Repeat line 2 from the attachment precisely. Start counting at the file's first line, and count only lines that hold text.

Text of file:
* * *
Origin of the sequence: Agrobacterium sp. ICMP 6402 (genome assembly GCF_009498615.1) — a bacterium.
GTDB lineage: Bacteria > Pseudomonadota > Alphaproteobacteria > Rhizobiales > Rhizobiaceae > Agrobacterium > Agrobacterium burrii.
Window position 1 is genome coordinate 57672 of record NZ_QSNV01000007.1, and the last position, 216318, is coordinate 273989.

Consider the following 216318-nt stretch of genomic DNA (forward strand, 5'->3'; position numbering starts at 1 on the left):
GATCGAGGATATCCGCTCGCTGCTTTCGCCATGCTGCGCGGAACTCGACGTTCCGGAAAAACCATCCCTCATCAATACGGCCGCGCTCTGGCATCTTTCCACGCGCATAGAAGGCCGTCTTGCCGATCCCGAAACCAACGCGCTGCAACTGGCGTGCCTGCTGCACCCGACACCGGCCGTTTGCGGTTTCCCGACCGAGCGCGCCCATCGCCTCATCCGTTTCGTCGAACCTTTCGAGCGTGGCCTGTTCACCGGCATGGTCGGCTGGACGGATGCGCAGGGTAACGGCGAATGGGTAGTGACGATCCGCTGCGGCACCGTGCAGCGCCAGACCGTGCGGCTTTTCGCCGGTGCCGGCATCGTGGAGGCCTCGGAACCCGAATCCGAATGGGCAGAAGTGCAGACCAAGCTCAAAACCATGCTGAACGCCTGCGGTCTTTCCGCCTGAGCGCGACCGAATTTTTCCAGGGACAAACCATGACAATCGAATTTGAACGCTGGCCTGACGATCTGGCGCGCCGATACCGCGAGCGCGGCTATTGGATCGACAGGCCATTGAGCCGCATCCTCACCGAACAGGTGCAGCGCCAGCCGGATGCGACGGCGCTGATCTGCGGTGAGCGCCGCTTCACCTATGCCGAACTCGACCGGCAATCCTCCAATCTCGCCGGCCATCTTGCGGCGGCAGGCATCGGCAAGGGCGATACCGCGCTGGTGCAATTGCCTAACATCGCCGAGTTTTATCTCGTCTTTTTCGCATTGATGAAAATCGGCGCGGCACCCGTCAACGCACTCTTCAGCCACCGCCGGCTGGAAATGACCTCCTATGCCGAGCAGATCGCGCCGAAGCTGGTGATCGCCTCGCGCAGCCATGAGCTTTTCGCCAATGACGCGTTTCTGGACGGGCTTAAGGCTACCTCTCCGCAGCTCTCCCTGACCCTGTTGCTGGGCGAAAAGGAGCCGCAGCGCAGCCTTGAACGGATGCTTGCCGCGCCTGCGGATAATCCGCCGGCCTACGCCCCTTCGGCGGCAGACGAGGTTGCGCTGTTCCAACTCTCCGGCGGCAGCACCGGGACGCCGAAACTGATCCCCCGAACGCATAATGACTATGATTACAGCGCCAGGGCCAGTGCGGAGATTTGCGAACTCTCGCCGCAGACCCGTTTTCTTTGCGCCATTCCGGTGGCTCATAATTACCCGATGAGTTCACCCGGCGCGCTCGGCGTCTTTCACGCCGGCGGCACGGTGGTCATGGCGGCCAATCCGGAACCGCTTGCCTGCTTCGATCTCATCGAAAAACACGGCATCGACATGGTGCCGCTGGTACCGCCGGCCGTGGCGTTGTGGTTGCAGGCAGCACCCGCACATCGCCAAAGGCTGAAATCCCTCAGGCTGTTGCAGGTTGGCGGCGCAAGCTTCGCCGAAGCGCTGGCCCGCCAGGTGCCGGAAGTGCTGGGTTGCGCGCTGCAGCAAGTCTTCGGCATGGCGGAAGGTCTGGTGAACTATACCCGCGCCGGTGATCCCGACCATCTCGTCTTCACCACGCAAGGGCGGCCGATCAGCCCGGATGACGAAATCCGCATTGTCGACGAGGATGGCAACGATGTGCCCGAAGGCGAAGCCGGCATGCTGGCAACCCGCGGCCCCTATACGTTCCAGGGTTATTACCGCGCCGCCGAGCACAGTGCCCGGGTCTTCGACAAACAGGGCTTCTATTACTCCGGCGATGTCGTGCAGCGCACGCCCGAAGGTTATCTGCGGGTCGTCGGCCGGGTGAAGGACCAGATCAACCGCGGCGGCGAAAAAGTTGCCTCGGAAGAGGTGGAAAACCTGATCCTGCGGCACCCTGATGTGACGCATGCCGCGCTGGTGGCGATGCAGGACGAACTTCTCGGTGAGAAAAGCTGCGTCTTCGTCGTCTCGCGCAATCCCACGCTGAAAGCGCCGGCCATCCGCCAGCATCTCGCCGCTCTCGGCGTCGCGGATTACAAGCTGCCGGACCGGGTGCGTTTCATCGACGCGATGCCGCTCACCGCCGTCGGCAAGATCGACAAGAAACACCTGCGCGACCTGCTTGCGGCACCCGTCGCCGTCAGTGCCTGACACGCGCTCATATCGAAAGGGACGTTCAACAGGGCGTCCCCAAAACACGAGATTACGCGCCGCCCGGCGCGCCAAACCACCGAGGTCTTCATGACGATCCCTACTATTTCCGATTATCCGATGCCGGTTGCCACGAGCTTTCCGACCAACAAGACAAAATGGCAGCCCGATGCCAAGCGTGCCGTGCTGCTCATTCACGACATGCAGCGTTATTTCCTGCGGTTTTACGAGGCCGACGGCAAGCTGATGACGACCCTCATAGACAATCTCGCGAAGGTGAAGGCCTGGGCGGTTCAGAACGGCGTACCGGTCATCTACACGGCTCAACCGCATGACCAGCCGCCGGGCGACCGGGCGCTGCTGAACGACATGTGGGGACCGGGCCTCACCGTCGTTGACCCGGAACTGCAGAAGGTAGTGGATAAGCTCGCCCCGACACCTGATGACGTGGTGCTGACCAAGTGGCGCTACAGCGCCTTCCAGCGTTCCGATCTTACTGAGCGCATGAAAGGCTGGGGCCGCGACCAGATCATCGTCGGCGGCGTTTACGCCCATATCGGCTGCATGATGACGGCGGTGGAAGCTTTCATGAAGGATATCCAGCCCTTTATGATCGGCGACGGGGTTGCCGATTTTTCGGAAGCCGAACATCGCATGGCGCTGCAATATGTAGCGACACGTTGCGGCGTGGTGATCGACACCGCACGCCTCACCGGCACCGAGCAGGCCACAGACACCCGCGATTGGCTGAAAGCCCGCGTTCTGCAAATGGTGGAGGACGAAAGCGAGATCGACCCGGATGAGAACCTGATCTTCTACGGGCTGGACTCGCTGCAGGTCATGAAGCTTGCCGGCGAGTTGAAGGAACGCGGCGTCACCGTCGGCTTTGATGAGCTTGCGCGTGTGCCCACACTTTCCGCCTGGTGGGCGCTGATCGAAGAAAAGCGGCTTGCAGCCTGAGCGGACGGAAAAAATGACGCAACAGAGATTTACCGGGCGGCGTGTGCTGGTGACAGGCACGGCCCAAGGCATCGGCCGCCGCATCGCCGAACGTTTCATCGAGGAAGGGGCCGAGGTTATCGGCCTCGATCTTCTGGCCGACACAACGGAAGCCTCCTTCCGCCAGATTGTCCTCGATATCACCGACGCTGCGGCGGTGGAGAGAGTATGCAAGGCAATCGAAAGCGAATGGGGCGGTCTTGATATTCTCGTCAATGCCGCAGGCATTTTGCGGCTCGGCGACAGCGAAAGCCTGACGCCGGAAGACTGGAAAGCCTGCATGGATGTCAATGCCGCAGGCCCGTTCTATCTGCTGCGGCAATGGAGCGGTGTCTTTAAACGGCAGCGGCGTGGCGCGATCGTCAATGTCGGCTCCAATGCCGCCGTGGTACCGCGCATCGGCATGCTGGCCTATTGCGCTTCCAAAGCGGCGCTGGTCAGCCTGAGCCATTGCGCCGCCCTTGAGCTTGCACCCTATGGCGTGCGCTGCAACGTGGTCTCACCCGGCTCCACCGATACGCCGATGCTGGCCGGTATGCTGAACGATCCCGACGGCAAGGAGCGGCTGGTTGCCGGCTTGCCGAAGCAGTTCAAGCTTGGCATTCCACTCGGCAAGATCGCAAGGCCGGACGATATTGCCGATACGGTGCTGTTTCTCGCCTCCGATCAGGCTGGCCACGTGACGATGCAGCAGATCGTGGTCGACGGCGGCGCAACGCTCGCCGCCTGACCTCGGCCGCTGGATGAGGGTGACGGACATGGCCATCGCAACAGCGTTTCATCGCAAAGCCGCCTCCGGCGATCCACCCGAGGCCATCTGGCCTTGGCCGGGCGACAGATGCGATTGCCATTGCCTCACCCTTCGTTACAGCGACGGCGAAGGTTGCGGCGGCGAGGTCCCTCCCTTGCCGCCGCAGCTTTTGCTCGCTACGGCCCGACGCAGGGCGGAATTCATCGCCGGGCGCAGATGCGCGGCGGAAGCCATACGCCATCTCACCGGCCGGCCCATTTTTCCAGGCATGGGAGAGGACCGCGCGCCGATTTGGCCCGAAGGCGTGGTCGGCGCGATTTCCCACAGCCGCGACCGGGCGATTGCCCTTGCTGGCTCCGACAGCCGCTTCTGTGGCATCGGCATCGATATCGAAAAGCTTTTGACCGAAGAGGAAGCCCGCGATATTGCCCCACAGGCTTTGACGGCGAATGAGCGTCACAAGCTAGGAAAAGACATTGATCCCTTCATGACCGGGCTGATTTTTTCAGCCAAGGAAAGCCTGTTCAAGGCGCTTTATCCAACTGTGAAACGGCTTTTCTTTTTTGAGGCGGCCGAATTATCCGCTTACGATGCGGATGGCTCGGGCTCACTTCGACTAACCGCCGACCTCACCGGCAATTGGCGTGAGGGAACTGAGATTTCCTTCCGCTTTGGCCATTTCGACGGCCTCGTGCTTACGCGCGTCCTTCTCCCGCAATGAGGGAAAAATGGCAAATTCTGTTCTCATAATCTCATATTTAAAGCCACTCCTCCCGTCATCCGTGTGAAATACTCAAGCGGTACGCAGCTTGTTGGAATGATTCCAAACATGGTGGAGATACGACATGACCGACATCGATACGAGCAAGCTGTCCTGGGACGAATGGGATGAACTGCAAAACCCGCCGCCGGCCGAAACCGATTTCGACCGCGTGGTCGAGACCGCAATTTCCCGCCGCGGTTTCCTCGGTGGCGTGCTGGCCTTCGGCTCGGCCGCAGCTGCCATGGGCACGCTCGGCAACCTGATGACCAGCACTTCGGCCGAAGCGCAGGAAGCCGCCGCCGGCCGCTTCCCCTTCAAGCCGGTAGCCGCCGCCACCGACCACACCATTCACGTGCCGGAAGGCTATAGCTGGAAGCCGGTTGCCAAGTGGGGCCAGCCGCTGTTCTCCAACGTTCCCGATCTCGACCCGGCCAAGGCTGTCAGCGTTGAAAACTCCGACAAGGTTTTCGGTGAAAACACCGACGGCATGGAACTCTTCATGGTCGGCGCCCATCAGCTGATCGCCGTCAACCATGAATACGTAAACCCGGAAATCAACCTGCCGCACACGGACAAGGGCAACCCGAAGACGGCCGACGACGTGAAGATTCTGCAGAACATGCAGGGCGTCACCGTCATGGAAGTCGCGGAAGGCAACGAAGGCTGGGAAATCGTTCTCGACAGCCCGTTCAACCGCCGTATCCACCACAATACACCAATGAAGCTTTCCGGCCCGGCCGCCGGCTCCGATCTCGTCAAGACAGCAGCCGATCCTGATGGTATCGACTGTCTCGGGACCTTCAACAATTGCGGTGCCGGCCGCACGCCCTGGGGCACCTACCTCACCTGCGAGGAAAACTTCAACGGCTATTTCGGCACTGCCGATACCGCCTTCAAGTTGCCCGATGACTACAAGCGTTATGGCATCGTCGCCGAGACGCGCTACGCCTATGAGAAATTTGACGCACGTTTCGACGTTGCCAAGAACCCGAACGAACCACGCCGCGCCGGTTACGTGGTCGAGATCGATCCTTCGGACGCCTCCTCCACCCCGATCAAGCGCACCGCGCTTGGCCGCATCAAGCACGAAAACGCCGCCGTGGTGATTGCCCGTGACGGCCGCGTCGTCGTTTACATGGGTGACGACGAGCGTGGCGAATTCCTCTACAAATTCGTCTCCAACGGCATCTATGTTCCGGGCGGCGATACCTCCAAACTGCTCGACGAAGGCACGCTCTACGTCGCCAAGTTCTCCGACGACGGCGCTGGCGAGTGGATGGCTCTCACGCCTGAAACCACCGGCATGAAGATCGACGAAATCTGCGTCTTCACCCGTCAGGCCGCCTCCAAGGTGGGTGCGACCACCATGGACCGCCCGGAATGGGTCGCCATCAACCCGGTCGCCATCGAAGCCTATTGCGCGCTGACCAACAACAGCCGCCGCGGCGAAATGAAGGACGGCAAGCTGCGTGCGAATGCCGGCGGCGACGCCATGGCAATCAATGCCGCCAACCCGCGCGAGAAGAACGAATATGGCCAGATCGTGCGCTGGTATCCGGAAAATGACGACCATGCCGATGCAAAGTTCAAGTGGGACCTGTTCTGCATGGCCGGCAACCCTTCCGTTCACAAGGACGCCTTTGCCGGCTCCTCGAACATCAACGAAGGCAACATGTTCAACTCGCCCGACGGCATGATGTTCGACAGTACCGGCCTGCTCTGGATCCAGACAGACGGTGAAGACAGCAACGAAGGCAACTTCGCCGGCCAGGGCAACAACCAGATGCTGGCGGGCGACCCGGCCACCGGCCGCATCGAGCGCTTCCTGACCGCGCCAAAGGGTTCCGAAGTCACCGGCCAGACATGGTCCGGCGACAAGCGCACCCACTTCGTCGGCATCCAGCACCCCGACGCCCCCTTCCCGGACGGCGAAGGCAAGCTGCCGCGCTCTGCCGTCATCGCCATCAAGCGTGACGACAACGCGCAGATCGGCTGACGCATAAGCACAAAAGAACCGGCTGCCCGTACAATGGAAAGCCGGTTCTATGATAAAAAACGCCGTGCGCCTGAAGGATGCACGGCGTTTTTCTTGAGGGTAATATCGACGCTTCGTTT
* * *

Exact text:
GTDB lineage: Bacteria > Pseudomonadota > Alphaproteobacteria > Rhizobiales > Rhizobiaceae > Agrobacterium > Agrobacterium burrii.